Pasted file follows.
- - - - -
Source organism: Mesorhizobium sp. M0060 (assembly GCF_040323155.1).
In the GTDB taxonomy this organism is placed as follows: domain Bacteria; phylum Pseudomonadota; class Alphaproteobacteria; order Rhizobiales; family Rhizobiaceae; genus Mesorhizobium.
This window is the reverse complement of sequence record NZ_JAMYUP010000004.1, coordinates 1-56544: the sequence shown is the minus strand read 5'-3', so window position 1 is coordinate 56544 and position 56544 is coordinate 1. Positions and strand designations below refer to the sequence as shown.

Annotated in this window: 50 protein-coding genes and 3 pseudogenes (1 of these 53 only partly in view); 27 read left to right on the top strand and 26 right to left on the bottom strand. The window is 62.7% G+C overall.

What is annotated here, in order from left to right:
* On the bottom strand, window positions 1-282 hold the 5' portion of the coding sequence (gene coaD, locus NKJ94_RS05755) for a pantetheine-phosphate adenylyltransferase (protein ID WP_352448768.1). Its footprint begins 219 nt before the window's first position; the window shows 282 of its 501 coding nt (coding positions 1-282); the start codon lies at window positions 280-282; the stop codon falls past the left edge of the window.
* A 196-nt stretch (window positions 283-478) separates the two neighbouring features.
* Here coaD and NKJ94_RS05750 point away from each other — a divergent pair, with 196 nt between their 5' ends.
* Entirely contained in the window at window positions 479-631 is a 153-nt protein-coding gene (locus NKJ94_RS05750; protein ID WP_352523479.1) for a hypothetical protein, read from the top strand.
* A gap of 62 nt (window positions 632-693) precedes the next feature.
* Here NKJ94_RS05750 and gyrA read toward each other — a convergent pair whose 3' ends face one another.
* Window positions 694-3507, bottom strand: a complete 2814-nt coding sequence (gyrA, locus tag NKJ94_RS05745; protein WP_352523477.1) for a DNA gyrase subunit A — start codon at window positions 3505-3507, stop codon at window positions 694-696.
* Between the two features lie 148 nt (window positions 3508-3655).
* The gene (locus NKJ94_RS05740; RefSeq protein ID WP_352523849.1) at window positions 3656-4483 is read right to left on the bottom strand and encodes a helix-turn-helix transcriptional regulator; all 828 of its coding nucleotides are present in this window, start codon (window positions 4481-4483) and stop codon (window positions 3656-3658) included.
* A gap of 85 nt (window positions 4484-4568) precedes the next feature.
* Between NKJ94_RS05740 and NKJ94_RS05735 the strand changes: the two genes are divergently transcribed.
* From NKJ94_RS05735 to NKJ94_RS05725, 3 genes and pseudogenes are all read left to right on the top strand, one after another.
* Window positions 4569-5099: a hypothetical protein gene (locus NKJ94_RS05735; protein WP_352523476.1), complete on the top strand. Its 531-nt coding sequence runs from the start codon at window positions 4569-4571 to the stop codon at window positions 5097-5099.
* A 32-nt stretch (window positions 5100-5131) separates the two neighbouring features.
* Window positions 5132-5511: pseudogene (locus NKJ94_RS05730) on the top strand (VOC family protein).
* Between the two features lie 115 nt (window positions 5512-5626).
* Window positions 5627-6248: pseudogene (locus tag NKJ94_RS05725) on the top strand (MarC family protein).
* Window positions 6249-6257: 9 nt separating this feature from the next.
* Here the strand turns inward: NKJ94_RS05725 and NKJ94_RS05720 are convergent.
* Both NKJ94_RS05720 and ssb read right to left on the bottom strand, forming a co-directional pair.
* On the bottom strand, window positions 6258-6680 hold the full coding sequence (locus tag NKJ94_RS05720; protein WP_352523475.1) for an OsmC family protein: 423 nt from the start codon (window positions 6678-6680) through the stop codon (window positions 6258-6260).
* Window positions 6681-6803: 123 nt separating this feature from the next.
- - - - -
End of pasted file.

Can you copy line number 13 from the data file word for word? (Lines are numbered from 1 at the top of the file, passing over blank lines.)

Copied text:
* Between the two features lie 148 nt (window positions 3508-3655).